This isn't some teacher's guide or textbook instructing the children. The health and family life education curriculum, even when suitably constructed, is like a New Orleans levee while Hurricane Katrina is passing through.
Furthermore, my observation was that the true socio-sexual crisis in Jamaica has to do with predatory men taking advantage of children and young adults. At the time, we were in the midst of another quarterly homo-scare, and so one gentleman, the sire of some 16 children from about 15 different (mostly) young women, wanted to let me know that the country was becoming Sodom and Gomorrah because of the homosexuals. This is intolerable hypocrisy.
Back to our hypothetical 13-year-old! She would have seen in The Gleaner that 27-year-old Ronald Oates was arrested for, among other things, allegedly attempting to blackmail more than two dozen victims into paying him money to avoid their risqué pictures being published on his Jamaican Girls Exposed website. As a part-time investigative journalist, I quickly discovered that the website had been disabled.
This website was reportedly publishing pictures that the girls took of themselves. So he wasn't so much a pornographer as an unwelcome publicist for the pornography people were already making.
ROYALS ON PARADE
Also in the papers: our royal family, at least until the government effectuates its republican plans, has been showing skin. First, it was Harry. He was so happy after his visit to Jamaica that, months later, he went off to Las Vegas and unleashed his junk on the entire world. Can you imagine? His granny had to wake up and see her lineage in the newspapers. Harry's scandal was barely over before there was the publication of photos of the Duchess of Cambridge, Kate Middleton, in the buff.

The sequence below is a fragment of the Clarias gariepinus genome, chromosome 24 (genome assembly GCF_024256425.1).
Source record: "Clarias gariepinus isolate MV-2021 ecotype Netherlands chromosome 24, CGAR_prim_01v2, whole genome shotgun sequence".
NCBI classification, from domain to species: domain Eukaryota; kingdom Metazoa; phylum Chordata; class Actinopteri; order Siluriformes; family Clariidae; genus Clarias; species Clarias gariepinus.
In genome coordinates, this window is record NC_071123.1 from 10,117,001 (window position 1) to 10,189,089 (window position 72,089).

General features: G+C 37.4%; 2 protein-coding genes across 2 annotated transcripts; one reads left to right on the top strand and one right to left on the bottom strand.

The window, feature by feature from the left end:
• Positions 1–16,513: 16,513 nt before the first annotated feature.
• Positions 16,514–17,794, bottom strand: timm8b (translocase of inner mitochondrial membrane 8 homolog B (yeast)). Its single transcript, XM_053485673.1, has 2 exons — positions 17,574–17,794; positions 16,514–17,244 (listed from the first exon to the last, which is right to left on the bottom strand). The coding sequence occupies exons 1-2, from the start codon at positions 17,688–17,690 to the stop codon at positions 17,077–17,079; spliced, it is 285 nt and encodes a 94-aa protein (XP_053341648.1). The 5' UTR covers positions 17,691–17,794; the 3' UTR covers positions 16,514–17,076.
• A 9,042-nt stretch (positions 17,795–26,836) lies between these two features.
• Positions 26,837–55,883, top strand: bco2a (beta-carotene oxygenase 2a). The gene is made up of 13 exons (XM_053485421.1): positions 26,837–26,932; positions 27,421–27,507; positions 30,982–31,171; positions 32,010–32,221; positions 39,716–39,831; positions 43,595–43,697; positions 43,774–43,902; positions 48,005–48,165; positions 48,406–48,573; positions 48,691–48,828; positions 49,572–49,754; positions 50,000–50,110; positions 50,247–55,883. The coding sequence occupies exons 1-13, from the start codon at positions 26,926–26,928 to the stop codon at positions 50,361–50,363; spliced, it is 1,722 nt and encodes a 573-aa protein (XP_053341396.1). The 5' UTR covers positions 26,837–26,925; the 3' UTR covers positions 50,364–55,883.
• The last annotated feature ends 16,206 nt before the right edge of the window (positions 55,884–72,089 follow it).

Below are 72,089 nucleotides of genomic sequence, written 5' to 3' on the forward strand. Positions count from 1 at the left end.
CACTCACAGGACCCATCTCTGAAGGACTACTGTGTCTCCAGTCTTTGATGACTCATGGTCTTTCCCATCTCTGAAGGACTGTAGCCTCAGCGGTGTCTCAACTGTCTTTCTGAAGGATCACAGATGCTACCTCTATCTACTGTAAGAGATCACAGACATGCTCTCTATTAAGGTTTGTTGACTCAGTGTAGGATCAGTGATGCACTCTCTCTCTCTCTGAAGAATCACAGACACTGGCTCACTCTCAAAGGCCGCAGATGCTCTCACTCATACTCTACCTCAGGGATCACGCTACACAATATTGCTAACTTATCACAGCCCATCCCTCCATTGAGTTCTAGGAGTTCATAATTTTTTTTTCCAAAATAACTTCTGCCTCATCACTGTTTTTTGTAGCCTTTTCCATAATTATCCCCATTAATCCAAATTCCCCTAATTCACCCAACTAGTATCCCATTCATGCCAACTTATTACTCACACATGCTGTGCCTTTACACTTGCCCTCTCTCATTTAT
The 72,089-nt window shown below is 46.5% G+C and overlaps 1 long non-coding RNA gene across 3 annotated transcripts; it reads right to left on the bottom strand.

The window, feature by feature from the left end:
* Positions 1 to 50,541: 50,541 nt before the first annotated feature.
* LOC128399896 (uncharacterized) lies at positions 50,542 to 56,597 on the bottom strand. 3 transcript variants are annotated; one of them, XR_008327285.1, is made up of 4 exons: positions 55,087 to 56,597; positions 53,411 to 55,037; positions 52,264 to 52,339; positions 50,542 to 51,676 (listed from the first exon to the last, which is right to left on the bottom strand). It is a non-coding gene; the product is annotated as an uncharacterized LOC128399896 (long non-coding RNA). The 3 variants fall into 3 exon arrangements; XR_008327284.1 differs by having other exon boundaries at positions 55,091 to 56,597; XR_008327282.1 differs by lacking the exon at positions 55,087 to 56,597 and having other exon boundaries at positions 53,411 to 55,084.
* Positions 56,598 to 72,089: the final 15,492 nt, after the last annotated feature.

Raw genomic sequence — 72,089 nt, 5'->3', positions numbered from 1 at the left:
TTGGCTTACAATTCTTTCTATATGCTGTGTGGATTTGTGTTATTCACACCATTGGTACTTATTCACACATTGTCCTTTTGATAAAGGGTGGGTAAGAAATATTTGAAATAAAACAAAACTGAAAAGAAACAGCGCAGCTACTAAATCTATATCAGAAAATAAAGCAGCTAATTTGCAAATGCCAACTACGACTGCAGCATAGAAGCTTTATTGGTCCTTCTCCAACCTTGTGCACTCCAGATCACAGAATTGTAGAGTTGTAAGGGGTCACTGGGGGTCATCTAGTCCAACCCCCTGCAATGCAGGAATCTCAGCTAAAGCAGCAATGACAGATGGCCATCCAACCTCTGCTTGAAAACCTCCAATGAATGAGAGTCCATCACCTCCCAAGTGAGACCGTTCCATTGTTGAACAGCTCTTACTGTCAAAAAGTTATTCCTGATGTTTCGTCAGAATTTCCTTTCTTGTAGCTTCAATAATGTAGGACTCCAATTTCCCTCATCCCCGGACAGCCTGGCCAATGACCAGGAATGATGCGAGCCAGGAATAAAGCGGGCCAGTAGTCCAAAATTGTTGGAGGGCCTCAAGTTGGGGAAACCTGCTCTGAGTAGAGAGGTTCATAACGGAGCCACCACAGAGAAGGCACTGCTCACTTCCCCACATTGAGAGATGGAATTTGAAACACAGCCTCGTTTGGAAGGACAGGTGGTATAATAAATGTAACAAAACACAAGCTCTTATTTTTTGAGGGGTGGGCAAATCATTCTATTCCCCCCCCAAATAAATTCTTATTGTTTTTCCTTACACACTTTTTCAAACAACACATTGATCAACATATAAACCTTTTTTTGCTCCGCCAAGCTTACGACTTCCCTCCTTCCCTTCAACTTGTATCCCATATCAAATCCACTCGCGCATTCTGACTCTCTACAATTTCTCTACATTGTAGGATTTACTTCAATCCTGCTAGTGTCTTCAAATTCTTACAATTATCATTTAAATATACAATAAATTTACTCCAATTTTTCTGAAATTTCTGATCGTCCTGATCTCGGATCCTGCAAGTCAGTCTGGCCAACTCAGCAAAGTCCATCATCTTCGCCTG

More news? Monica Lewinsky now has a tell-all (blow-by-blow) book deal worth US$12 million. Bill Clinton got US$15 million for his book.
I suppose the question isn't whether or not we're going to be hypocritical about sex, since we all are, and we all have been and will continue to be. The question is what kind of hypocrites we will choose to be. Will it be to protect the children, or to protect the adults? If we choose to limit and restrict what youngsters see, that may be somewhat hypocritical, but so what? It's a tolerable hypocrisy. The intolerable hypocrisy is to leave the children exposed by ignorance and to predators.
We don't want to take 12-year-olds and assault them with every possibility and perversion. I think of La Rochefoucauld's observation that "hypocrisy is the homage vice pays to virtue". It's a useful insight. My granny, an enormously perceptive woman, put it even better when she would simply say, "Ah nuh everyting good fi eat good fi talk."
Daniel Thwaites is a partner of Thwaites, Lundgren & D'Arcy in Westchester and Bronx counties in New York. Email feedback to firstname.lastname@example.org.